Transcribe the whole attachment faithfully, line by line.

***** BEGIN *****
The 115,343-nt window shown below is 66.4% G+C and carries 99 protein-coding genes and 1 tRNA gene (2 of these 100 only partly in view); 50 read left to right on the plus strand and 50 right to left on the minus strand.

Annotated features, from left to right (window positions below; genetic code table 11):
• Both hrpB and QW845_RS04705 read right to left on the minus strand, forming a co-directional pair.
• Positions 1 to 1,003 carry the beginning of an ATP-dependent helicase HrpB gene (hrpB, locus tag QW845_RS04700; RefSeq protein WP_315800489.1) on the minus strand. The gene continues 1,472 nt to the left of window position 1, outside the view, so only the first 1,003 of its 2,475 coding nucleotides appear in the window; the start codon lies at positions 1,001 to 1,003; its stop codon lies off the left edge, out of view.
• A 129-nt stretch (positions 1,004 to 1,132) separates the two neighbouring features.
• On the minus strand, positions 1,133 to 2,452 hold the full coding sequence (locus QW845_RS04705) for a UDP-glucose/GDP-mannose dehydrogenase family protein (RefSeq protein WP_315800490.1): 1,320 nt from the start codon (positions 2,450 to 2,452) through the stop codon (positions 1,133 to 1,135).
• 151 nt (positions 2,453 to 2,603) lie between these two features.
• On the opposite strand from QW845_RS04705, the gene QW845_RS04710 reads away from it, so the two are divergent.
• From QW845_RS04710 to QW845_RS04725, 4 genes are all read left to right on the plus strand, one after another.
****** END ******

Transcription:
The 115,343-nt window shown below is 66.4% G+C and carries 99 protein-coding genes and 1 tRNA gene (2 of these 100 only partly in view); 50 read left to right on the plus strand and 50 right to left on the minus strand.

Annotated features, from left to right (window positions below; genetic code table 11):
• Both hrpB and QW845_RS04705 read right to left on the minus strand, forming a co-directional pair.
• Positions 1 to 1,003 carry the beginning of an ATP-dependent helicase HrpB gene (hrpB, locus tag QW845_RS04700; RefSeq protein WP_315800489.1) on the minus strand. The gene continues 1,472 nt to the left of window position 1, outside the view, so only the first 1,003 of its 2,475 coding nucleotides appear in the window; the start codon lies at positions 1,001 to 1,003; its stop codon lies off the left edge, out of view.
• A 129-nt stretch (positions 1,004 to 1,132) separates the two neighbouring features.
• On the minus strand, positions 1,133 to 2,452 hold the full coding sequence (locus QW845_RS04705) for a UDP-glucose/GDP-mannose dehydrogenase family protein (RefSeq protein WP_315800490.1): 1,320 nt from the start codon (positions 2,450 to 2,452) through the stop codon (positions 1,133 to 1,135).
• 151 nt (positions 2,453 to 2,603) lie between these two features.
• On the opposite strand from QW845_RS04705, the gene QW845_RS04710 reads away from it, so the two are divergent.
• From QW845_RS04710 to QW845_RS04725, 4 genes are all read left to right on the plus strand, one after another.